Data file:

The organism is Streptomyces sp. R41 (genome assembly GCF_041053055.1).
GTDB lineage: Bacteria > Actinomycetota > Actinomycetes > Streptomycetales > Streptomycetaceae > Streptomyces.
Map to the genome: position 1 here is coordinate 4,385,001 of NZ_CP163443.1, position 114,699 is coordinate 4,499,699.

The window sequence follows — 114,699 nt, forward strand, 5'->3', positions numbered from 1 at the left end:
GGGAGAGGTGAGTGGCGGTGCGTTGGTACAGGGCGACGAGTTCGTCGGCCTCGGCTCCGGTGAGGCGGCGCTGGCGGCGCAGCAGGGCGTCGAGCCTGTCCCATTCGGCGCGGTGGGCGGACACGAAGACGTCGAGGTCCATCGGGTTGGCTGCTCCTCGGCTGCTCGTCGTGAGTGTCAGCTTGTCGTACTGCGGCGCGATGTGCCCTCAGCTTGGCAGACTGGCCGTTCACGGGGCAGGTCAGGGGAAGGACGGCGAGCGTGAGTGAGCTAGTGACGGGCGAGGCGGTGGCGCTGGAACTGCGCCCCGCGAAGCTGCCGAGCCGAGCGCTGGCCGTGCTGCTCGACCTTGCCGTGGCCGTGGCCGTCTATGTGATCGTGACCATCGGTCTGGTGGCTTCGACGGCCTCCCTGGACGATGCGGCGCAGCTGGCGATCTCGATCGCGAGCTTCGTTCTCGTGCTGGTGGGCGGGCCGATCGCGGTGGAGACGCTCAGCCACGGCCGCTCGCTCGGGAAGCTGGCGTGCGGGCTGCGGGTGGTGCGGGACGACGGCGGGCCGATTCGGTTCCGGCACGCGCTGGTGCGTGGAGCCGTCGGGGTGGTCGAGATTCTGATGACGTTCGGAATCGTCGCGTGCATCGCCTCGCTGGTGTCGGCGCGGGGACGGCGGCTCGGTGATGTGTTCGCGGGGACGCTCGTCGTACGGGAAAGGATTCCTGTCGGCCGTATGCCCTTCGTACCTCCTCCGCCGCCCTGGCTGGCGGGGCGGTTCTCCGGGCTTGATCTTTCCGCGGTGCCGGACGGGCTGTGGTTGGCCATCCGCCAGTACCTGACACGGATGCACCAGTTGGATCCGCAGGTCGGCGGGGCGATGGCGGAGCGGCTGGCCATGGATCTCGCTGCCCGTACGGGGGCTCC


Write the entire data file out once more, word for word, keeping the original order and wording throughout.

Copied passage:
The organism is Streptomyces sp. R41 (genome assembly GCF_041053055.1).
GTDB lineage: Bacteria > Actinomycetota > Actinomycetes > Streptomycetales > Streptomycetaceae > Streptomyces.
Map to the genome: position 1 here is coordinate 4,385,001 of NZ_CP163443.1, position 114,699 is coordinate 4,499,699.

The window sequence follows — 114,699 nt, forward strand, 5'->3', positions numbered from 1 at the left end:
GGGAGAGGTGAGTGGCGGTGCGTTGGTACAGGGCGACGAGTTCGTCGGCCTCGGCTCCGGTGAGGCGGCGCTGGCGGCGCAGCAGGGCGTCGAGCCTGTCCCATTCGGCGCGGTGGGCGGACACGAAGACGTCGAGGTCCATCGGGTTGGCTGCTCCTCGGCTGCTCGTCGTGAGTGTCAGCTTGTCGTACTGCGGCGCGATGTGCCCTCAGCTTGGCAGACTGGCCGTTCACGGGGCAGGTCAGGGGAAGGACGGCGAGCGTGAGTGAGCTAGTGACGGGCGAGGCGGTGGCGCTGGAACTGCGCCCCGCGAAGCTGCCGAGCCGAGCGCTGGCCGTGCTGCTCGACCTTGCCGTGGCCGTGGCCGTCTATGTGATCGTGACCATCGGTCTGGTGGCTTCGACGGCCTCCCTGGACGATGCGGCGCAGCTGGCGATCTCGATCGCGAGCTTCGTTCTCGTGCTGGTGGGCGGGCCGATCGCGGTGGAGACGCTCAGCCACGGCCGCTCGCTCGGGAAGCTGGCGTGCGGGCTGCGGGTGGTGCGGGACGACGGCGGGCCGATTCGGTTCCGGCACGCGCTGGTGCGTGGAGCCGTCGGGGTGGTCGAGATTCTGATGACGTTCGGAATCGTCGCGTGCATCGCCTCGCTGGTGTCGGCGCGGGGACGGCGGCTCGGTGATGTGTTCGCGGGGACGCTCGTCGTACGGGAAAGGATTCCTGTCGGCCGTATGCCCTTCGTACCTCCTCCGCCGCCCTGGCTGGCGGGGCGGTTCTCCGGGCTTGATCTTTCCGCGGTGCCGGACGGGCTGTGGTTGGCCATCCGCCAGTACCTGACACGGATGCACCAGTTGGATCCGCAGGTCGGCGGGGCGATGGCGGAGCGGCTGGCCATGGATCTCGCTGCCCGTACGGGGGCTCC